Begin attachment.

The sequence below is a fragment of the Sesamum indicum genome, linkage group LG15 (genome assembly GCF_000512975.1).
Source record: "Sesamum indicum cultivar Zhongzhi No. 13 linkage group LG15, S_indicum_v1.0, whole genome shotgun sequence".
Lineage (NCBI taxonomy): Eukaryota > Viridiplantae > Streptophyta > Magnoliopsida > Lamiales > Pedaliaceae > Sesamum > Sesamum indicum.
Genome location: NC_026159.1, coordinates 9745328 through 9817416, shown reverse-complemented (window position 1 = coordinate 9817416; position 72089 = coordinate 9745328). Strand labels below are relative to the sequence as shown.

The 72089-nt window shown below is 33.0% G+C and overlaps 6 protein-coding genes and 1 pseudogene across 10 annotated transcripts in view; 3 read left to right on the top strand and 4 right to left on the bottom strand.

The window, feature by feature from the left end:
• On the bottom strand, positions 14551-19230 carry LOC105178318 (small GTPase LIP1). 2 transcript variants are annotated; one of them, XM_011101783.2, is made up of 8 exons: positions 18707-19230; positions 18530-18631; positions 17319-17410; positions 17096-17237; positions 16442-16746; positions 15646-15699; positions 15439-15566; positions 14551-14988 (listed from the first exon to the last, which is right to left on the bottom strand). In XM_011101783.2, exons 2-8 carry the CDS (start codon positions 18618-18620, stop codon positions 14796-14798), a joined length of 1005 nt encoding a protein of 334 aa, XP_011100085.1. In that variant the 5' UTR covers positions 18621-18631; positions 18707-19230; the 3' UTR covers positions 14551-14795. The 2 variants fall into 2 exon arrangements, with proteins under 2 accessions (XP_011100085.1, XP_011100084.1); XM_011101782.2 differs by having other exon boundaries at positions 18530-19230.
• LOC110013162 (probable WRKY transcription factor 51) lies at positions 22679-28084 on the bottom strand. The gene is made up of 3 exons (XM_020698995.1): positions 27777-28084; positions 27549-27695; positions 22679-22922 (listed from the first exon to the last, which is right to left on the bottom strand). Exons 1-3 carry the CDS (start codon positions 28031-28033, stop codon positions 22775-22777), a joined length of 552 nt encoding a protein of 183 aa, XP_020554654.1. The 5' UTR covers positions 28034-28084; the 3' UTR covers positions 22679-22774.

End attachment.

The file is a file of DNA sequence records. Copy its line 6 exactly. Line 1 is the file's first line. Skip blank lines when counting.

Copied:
The window, feature by feature from the left end: